Although modest by European standards, San Francisco policies "represent a bold experiment in American industrial relations," Ken Jacobs, chair of the University of California, Berkeley Labor Center, told the conference.

When San Francisco in 1996 began requiring contractors to provide benefits for domestic partners that are equivalent to spousal benefits, 500 firms nationwide offered health benefits to domestic partners. By 2002, Jacobs said, 3,500 San Francisco city contractors offered benefits.

The San Francisco Human Rights Commission estimates more than 50,000 people in 35 states had taken advantage of health insurance offered to domestic partners by firms contracting with the city, Jacobs said.

Taking It Local.

The wage gap between workers at the top and the bottom of the wage scale and the benefits gap between union and nonunion workers has "taught us we can't count on federal or state governments to narrow that gap," UNITE HERE Local 2 President Mike Casey told the conference.

"The living wage movement showed us that we can reform things on a local level," Casey said.

Casey expressed hope that local ordinances and advances "will continue to build. And that lays the foundation ultimately for the change that has to come to America at a national level."

Card-Check Impact.

With Congress preparing to consider the proposed Employee Free Choice Act, which, among other things, would establish procedures for certifying unions as the representative of a group of employees when a majority of workers sign union authorization cards, the legislation also was debated during the four-day LERA meeting.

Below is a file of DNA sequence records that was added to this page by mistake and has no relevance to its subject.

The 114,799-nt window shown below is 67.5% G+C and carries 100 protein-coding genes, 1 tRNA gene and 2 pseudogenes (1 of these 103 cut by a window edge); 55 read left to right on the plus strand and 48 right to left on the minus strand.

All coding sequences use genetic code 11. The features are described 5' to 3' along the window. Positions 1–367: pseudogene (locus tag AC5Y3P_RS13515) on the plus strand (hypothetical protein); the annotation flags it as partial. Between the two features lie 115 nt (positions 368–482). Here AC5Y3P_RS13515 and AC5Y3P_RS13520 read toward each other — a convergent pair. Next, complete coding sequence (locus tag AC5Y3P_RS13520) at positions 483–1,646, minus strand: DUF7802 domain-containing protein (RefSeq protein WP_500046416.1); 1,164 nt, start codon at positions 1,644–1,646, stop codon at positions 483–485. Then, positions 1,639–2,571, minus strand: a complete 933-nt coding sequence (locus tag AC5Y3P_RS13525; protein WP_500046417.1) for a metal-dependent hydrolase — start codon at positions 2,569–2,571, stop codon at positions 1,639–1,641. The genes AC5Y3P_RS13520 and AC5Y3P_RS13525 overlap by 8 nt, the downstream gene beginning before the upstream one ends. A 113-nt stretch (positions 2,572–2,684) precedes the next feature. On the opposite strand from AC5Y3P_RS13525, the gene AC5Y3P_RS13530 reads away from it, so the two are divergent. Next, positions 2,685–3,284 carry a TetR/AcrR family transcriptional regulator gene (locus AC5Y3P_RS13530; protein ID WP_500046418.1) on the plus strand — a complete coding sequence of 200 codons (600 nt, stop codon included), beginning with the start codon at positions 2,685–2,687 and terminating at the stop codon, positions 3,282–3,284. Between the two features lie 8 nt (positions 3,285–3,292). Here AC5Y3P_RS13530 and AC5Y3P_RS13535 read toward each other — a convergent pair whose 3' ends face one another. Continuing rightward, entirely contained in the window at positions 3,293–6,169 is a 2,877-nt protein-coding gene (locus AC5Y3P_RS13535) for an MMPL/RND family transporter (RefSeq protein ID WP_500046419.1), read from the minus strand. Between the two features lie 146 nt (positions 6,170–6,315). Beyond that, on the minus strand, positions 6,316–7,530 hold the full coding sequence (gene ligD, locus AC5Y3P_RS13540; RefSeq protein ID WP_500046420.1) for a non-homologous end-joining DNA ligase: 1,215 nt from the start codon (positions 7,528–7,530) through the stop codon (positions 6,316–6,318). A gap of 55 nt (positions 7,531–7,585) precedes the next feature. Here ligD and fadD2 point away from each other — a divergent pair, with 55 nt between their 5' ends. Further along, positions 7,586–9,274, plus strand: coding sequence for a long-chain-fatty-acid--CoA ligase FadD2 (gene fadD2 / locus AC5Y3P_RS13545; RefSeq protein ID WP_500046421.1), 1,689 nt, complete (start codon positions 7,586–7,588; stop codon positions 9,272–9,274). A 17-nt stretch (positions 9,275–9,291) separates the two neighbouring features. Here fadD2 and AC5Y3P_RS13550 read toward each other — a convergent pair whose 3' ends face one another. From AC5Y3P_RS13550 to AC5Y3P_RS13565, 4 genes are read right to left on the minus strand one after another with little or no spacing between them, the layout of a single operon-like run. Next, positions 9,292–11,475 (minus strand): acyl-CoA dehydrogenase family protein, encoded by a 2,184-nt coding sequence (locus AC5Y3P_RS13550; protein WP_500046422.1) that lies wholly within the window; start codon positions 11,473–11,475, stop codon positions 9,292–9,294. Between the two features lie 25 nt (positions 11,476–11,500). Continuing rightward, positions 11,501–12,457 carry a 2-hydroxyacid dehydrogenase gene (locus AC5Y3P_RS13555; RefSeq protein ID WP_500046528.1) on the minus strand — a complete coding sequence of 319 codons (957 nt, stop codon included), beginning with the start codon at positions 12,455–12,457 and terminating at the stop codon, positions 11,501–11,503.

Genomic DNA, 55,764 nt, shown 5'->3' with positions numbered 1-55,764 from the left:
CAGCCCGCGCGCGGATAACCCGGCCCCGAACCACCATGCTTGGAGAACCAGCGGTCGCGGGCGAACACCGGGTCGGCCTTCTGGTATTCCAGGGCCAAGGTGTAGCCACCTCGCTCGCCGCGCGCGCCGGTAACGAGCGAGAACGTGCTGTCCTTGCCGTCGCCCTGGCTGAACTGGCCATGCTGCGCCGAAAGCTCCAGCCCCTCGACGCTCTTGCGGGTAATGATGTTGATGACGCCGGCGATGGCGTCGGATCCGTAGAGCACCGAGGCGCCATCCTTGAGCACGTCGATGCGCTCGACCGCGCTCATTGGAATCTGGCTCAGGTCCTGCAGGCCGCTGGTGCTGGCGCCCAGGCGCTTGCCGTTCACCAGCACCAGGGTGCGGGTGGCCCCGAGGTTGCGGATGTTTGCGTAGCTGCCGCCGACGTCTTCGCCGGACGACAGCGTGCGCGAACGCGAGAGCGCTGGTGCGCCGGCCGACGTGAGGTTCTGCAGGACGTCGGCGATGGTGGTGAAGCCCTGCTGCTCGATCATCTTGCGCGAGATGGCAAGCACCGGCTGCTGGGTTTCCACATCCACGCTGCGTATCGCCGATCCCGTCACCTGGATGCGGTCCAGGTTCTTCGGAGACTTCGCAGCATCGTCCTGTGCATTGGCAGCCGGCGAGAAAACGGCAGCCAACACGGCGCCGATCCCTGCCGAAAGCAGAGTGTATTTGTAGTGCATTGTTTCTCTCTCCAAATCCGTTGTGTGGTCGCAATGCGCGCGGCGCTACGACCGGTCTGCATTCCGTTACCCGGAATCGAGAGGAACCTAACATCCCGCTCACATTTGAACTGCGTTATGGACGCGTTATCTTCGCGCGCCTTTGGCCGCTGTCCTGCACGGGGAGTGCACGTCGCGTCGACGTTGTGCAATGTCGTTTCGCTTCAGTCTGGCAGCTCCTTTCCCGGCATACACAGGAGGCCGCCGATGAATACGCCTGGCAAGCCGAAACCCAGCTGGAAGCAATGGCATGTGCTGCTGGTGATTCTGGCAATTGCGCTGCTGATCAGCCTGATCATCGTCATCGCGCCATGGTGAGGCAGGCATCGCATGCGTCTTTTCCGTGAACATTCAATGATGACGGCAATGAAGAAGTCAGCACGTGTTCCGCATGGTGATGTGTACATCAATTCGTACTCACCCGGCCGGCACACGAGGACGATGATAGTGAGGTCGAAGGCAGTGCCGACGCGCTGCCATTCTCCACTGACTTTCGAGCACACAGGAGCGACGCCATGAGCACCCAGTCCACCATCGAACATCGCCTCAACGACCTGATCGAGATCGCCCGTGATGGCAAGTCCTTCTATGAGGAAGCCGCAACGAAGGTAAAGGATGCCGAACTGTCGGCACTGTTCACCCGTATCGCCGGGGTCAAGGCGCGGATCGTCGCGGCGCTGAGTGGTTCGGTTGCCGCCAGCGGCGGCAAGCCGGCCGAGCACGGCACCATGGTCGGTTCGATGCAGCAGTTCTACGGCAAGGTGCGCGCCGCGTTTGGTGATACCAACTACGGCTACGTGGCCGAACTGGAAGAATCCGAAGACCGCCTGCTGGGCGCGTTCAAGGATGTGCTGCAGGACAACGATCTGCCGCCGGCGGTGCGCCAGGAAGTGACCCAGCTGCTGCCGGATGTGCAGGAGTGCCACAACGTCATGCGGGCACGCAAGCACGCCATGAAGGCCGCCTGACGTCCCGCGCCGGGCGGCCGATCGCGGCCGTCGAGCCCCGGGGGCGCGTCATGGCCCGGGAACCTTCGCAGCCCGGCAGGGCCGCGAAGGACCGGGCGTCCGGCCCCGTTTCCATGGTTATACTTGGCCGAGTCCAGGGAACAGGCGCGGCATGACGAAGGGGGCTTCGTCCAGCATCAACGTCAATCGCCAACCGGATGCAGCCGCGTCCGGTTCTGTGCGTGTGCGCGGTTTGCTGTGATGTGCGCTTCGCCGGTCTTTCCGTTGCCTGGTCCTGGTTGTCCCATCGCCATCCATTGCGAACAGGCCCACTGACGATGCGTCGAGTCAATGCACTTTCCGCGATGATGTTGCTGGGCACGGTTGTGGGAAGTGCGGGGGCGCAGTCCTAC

San Francisco in 1997 enacted a card-check organizing law covering hotel workers. Since then, Jacobs said, Local 2 gained representation rights for 1,000 workers as a result of the ordinance. Additionally, he said the local organized another 2,000 workers through card-check procedures at hotels not covered by ordinance.

Local 2 represents 89 percent of San Francisco hotel workers, up from 73 percent, in large part because of the ordinance, said Casey.

Healthy San Francisco provides uninsured city residents access to comprehensive health services through a network of public and nonprofit hospitals. The law requires employers to make certain health care expenditures for workers through the employers' plans or by paying into the city's plan.

Last September, the U.S. Court of Appeals for the Ninth Circuit ruled the Employee Retirement Income Security Act does not preempt the ordinance's spending provisions (190 DLR AA-1, 10/1/08).

The Golden Gate Restaurant Association, which sued over the ordinance, is seeking en banc review (Golden Gate Restaurant Association v. City and County of San Francisco , 9th Cir., No. 07-17370, opposition memorandum filed 12/3/08).

Enforcement Issues.

For years San Francisco had a "little Davis-Bacon" act requiring prevailing wages on public works projects, but the ordinance lacked enforcement provisions, according to Michael Theriault of the San Francisco Building and Construction Trades Council.

After the council sued in 1999 over lax enforcement, San Francisco's Office of Labor Standards Enforcement was created to enforce prevailing wage law, Theriault said.

OLSE now is responsible for enforcing for the health security ordinance, the minimum wage law, sweatshop-free contracting provisions, paid sick leave, and minimum wage requirements for airport workers, Theriault said.

"The OLSE is not central just to the enforcement of prevailing wage, but [to] the new social contract," he said.